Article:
Wednesday 26 March 2014 by Alison Wishart. No comments
Opinion, views and commentary, Personal Stories, Easter, passports, KAIA-N, Kabul, Afghanistan

Day 18 - not really here

Today we arrived in the capital of Afghanistan: Kabul. We are staying at Kabul International Airfield - North (KAIA-N), home to defence personnel from many countries who have joined the fight against the Taliban. This is my second trip into Afghanistan – the first was to Tarin Kot (TK) but then we flew out to the UAE again. On neither occasion was my passport checked nor stamped. It’s as if the two military bases I have worked and stayed in are island enclaves within the country. The military talk about going “into country”.  I feel like I’m geographically in Afghanistan, but not really here. I haven't tasted any Afghan food, heard the call to prayer or seen any feasting celebrating the Afghan new year (Spring Equinox - 21 March 2013).

I feel more like an intruder, than a visitor. The Government of the Islamic Republic of Afghanistan (GIRoA), lead by Hamid Karzi, welcomes the support of countries like Australia, so I guess my intrusion under the umbrella of the ADF (Australian Defence Forces) is sanctioned.

The majestic mountains around Kabul are part of the Hindu Kush and are closer than those around TK. They look ripe for climbing. If Afghanistan had not been at war for most of the last 200 years, it could have a thriving nature tourism industry.

IMG_0577 resized sunrise looking sthwest from KAIA-N base
sunrise looking South West from KAIA-N base

For the first time, I have gone ‘outside the wire’ “in country” as we drove to the other side of Kabul to visit the burgeoning Afghan National Defence University. This is where Afghanistan will train its military officers and soldiers. A coalition of nations – Australia, Britain, USA, France, Romania, and a few others – are helping Afghanistan to establish its “Sandhurst of the sands” (although “Duntroon of the dust” is more accurate, in my opinion.) One of the subjects in our portrait project is mentoring Afghans in their roles as company sergeant majors. He finds this easier than negotiating the politics around security and SOPs (standard operating procedures) at a multinational base where every country has their own way of doing things which they think is best.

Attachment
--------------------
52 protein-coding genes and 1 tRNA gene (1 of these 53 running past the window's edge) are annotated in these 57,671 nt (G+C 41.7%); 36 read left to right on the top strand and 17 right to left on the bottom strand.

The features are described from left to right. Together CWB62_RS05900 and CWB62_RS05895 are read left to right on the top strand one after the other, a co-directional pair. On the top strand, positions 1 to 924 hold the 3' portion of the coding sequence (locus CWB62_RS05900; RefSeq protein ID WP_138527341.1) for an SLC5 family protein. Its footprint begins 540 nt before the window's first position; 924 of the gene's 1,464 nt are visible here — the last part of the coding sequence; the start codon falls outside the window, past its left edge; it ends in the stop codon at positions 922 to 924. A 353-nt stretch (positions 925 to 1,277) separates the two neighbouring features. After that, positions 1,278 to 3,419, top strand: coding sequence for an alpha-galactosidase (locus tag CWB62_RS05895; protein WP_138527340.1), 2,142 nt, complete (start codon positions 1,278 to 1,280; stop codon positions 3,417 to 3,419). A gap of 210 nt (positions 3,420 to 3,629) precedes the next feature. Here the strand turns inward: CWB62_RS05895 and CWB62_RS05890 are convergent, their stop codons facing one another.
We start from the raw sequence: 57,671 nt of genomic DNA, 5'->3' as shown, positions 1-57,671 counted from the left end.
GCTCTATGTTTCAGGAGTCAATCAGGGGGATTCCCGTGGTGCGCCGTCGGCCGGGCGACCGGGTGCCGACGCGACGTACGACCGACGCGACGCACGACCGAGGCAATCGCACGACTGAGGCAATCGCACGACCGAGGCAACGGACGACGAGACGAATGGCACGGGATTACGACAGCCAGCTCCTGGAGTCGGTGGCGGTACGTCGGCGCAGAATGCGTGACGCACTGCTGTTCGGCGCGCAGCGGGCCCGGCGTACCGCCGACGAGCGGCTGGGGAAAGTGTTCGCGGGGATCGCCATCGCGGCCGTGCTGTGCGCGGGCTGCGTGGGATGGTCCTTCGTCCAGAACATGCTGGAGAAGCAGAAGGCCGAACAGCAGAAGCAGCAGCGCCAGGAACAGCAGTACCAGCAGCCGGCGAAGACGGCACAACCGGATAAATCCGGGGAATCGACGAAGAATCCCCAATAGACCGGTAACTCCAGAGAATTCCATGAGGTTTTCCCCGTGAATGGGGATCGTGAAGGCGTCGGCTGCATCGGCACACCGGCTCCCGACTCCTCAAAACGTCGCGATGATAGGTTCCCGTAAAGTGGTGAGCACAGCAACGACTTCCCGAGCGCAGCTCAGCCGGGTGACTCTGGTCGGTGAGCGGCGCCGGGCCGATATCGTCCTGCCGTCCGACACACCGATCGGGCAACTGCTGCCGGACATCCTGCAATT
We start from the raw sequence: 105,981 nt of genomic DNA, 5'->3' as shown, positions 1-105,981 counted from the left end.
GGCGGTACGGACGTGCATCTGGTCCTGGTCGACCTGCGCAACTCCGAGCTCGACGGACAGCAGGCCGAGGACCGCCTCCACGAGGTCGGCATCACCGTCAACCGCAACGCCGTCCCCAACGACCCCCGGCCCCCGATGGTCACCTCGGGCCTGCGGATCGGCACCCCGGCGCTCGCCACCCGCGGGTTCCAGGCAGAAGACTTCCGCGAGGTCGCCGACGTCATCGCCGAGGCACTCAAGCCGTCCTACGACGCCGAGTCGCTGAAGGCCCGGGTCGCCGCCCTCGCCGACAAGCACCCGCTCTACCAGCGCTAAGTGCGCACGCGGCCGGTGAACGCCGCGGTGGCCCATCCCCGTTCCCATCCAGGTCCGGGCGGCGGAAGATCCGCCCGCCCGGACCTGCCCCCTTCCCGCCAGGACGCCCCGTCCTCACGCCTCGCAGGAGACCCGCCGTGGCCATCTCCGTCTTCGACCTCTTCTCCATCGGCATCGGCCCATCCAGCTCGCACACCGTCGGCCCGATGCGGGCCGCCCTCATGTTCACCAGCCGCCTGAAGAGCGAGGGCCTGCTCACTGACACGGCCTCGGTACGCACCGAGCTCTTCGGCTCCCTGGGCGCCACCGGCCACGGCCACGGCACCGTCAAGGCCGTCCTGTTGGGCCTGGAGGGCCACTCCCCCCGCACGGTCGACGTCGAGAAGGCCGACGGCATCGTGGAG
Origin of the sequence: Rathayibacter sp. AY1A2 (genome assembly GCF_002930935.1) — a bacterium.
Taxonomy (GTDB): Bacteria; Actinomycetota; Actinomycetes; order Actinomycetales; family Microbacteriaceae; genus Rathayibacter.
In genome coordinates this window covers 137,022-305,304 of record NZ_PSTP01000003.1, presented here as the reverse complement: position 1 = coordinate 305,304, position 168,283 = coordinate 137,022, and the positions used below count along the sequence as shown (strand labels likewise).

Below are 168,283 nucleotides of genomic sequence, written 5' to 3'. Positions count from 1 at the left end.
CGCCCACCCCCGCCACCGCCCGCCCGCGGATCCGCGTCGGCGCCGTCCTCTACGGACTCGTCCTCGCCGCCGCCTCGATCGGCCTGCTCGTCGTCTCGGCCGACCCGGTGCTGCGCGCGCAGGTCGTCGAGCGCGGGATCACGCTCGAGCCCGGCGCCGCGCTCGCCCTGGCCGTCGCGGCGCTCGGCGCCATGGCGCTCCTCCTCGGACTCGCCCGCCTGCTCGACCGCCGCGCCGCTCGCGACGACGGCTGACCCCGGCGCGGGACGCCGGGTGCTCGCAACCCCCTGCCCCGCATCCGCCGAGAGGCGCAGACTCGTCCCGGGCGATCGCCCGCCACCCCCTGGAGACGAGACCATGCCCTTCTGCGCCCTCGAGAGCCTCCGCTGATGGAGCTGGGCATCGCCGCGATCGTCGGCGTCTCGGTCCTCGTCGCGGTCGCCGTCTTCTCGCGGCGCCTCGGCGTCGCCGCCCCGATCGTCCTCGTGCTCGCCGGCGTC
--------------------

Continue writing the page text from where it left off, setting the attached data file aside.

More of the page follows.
Women are able to join the defence forces, and segregated accommodation is being built for them at the base. ABC journalist Sally Sara tells the story of two Afghan sisters who had to overcome entrenched discrimination in order to train and work as helicopter pilots in the Afghan airforce.

Although it was Good Friday when we arrived in Kabul, there were no hot cross buns in the mess. I don’t think the Easter Bunny will hop into Afghanistan, even though he won’t need a passport.

The Easter bunny didn't bring any eggs to Kabul ISAF airbase :(

Twelve months ago I went to the Middle East Area of Operations (MEAO) with the Australian War Memorial. I was working on an oral history-photographic project. The core part of the project was interviewing and photographing 19 currently serving members of the ADF - from the army, navy and airforce - before, during and after their deployment in 2013 to the MEAO.  In another 12 months time, you should be able to see the results of this work in an exhibition which will travel around Australia.

These blog posts were written while I was in the MEAO but were not uploaded to the AWM website at that time.

I am planning to upload one blog post each day, exactly 12 months on from the actual day I was on deployment. We left Canberra on 12 March 2013.